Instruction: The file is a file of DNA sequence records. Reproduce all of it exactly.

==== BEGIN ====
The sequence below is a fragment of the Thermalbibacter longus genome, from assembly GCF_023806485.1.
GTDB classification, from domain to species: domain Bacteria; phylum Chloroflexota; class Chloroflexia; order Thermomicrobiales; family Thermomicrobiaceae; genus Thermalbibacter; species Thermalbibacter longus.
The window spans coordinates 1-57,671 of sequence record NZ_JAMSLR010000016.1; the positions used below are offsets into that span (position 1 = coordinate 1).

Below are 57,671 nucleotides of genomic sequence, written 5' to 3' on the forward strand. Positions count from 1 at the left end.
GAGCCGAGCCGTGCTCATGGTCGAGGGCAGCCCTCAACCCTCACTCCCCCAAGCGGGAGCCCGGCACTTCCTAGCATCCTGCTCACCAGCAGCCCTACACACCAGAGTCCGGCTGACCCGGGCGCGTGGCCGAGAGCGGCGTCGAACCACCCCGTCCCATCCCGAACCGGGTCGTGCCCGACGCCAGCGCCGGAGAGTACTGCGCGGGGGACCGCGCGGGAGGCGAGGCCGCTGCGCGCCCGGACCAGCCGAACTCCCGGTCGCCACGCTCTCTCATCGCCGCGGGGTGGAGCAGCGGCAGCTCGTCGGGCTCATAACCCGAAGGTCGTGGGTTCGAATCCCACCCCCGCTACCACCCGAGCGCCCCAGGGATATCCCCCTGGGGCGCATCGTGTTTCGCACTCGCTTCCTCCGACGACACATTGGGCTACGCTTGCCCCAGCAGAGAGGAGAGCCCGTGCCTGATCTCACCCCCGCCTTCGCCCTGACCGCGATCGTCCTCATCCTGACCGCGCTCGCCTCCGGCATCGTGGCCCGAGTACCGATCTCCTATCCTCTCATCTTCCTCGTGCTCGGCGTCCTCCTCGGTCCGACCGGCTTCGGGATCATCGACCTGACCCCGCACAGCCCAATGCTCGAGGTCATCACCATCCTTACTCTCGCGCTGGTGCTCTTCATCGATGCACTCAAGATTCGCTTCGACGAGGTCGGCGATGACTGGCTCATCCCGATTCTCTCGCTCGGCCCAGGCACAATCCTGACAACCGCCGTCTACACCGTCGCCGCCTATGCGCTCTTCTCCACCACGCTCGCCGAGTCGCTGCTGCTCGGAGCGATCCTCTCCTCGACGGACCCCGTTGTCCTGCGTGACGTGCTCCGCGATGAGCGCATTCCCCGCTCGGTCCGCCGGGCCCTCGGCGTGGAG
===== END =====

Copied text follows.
The sequence below is a fragment of the Thermalbibacter longus genome, from assembly GCF_023806485.1.
GTDB classification, from domain to species: domain Bacteria; phylum Chloroflexota; class Chloroflexia; order Thermomicrobiales; family Thermomicrobiaceae; genus Thermalbibacter; species Thermalbibacter longus.
The window spans coordinates 1-57,671 of sequence record NZ_JAMSLR010000016.1; the positions used below are offsets into that span (position 1 = coordinate 1).

Below are 57,671 nucleotides of genomic sequence, written 5' to 3' on the forward strand. Positions count from 1 at the left end.
GAGCCGAGCCGTGCTCATGGTCGAGGGCAGCCCTCAACCCTCACTCCCCCAAGCGGGAGCCCGGCACTTCCTAGCATCCTGCTCACCAGCAGCCCTACACACCAGAGTCCGGCTGACCCGGGCGCGTGGCCGAGAGCGGCGTCGAACCACCCCGTCCCATCCCGAACCGGGTCGTGCCCGACGCCAGCGCCGGAGAGTACTGCGCGGGGGACCGCGCGGGAGGCGAGGCCGCTGCGCGCCCGGACCAGCCGAACTCCCGGTCGCCACGCTCTCTCATCGCCGCGGGGTGGAGCAGCGGCAGCTCGTCGGGCTCATAACCCGAAGGTCGTGGGTTCGAATCCCACCCCCGCTACCACCCGAGCGCCCCAGGGATATCCCCCTGGGGCGCATCGTGTTTCGCACTCGCTTCCTCCGACGACACATTGGGCTACGCTTGCCCCAGCAGAGAGGAGAGCCCGTGCCTGATCTCACCCCCGCCTTCGCCCTGACCGCGATCGTCCTCATCCTGACCGCGCTCGCCTCCGGCATCGTGGCCCGAGTACCGATCTCCTATCCTCTCATCTTCCTCGTGCTCGGCGTCCTCCTCGGTCCGACCGGCTTCGGGATCATCGACCTGACCCCGCACAGCCCAATGCTCGAGGTCATCACCATCCTTACTCTCGCGCTGGTGCTCTTCATCGATGCACTCAAGATTCGCTTCGACGAGGTCGGCGATGACTGGCTCATCCCGATTCTCTCGCTCGGCCCAGGCACAATCCTGACAACCGCCGTCTACACCGTCGCCGCCTATGCGCTCTTCTCCACCACGCTCGCCGAGTCGCTGCTGCTCGGAGCGATCCTCTCCTCGACGGACCCCGTTGTCCTGCGTGACGTGCTCCGCGATGAGCGCATTCCCCGCTCGGTCCGCCGGGCCCTCGGCGTGGAG